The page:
Modern lambda architectures based on Spark, or Storm and Hadoop allow both batch and stream processing to be done on huge quantities of data at incredible speeds. If you're fortunate enough to be doing greenfield development involving big data then you should definitely be looking at these.
But what if you have a big legacy batch system? Should you aim to migrate everything to a new system?
Well, maybe not. Or at least not all at once.
I'm Dan Hanley, CTO at ActiveStandards and we use these technologies to provide highly robust and scalable Digital Quality Management solutions to global enterprises.
I'd like to share a few things I learned on the way to getting our first Spark based project running in production.
Don't boil the ocean – yes it's important to have the big vision of where you want to be, but the real trick is in breaking the journey down into small steps that deliver value along the way. In our case this meant building a much scaled down version of our full production system. It delivers only a small subset of the functionality. But it let us develop and test various topologies and get our deployment processes ironed out.
Storage tiers are different. Not just different from relational, but very different within their own groups. The architecture and schema you'll use with a column DB like Cassandra will be very different to what you'll have with a document DB like MongoDB. Or maybe you just need a file system like HDFS or S3? You'll need to figure out which is the best fit for your purpose.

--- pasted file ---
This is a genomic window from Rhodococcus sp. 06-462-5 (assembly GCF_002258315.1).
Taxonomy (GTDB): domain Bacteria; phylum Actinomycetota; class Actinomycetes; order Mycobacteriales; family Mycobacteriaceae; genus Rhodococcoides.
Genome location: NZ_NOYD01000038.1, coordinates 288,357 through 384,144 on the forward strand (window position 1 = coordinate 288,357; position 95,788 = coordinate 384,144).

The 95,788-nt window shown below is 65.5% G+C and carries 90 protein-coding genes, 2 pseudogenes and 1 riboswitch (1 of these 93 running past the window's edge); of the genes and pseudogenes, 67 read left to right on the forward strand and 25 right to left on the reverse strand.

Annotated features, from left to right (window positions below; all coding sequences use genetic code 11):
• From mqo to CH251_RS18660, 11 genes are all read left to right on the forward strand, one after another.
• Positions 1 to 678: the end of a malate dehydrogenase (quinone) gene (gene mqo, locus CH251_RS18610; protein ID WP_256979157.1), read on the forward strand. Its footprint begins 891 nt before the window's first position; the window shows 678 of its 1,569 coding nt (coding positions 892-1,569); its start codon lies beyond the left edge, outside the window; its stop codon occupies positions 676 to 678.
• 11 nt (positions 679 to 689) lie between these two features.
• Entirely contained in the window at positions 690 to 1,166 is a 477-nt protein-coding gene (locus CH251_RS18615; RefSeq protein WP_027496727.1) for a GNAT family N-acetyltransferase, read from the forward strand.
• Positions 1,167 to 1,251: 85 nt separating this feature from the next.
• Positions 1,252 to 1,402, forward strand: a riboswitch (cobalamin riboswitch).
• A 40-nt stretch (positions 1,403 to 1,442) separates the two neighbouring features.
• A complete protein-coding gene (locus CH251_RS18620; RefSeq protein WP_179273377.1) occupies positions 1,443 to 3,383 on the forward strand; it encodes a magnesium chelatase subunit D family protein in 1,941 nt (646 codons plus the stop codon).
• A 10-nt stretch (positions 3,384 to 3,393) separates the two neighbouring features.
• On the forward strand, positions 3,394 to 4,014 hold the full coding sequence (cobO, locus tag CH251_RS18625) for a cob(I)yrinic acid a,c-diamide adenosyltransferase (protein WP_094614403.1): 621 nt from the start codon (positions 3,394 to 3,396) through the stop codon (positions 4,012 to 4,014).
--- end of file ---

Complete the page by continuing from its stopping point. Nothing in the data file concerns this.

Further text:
Use empirical evidence and keep asking questions. In our traditional batch system we shard the MySQL data across instances by UUID – this gives a uniform volume and load distribution across the cluster, with performance equal to that of the slowest instance. Initially we partitioned our Cassandra data the same way. After a conversation with Datastax we tried a different partitioning scheme – and the tests showed that for Cassandra it was far more appropriate to partition on a much higher level key – effectively siloing all data for a given client onto one or two boxes in the cluster.
Test your topologies. Should you use a few big machines? Many smaller ones? Co-locate the spark node with the data-storage nodes? Have a symmetric or asymmetric Spark to Data ratio? Secondary indices? Denormalised and redundant data? There is no set easy answer. What works for me will quite likely be different for you. The only way to be sure is to test your options rigorously and optimize for your own use case.